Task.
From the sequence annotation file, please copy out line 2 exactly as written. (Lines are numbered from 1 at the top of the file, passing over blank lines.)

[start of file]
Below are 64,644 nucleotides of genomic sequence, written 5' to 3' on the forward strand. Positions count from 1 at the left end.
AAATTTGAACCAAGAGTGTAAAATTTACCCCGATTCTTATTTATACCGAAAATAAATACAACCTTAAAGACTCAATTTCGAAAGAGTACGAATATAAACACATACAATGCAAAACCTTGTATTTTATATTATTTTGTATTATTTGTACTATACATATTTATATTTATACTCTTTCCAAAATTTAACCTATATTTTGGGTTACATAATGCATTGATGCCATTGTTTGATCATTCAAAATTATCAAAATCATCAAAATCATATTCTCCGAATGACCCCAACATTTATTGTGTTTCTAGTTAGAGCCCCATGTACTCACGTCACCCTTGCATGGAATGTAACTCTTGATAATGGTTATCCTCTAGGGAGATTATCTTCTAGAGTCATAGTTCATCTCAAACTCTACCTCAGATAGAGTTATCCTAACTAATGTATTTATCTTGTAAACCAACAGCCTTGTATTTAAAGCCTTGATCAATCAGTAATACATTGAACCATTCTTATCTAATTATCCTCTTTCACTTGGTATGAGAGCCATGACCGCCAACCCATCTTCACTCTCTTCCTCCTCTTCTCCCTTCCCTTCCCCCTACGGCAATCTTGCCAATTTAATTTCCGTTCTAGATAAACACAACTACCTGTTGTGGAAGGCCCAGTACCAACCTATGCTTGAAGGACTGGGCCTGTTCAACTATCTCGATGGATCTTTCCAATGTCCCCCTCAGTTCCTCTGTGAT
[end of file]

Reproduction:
AAATTTGAACCAAGAGTGTAAAATTTACCCCGATTCTTATTTATACCGAAAATAAATACAACCTTAAAGACTCAATTTCGAAAGAGTACGAATATAAACACATACAATGCAAAACCTTGTATTTTATATTATTTTGTATTATTTGTACTATACATATTTATATTTATACTCTTTCCAAAATTTAACCTATATTTTGGGTTACATAATGCATTGATGCCATTGTTTGATCATTCAAAATTATCAAAATCATCAAAATCATATTCTCCGAATGACCCCAACATTTATTGTGTTTCTAGTTAGAGCCCCATGTACTCACGTCACCCTTGCATGGAATGTAACTCTTGATAATGGTTATCCTCTAGGGAGATTATCTTCTAGAGTCATAGTTCATCTCAAACTCTACCTCAGATAGAGTTATCCTAACTAATGTATTTATCTTGTAAACCAACAGCCTTGTATTTAAAGCCTTGATCAATCAGTAATACATTGAACCATTCTTATCTAATTATCCTCTTTCACTTGGTATGAGAGCCATGACCGCCAACCCATCTTCACTCTCTTCCTCCTCTTCTCCCTTCCCTTCCCCCTACGGCAATCTTGCCAATTTAATTTCCGTTCTAGATAAACACAACTACCTGTTGTGGAAGGCCCAGTACCAACCTATGCTTGAAGGACTGGGCCTGTTCAACTATCTCGATGGATCTTTCCAATGTCCCCCTCAGTTCCTCTGTGAT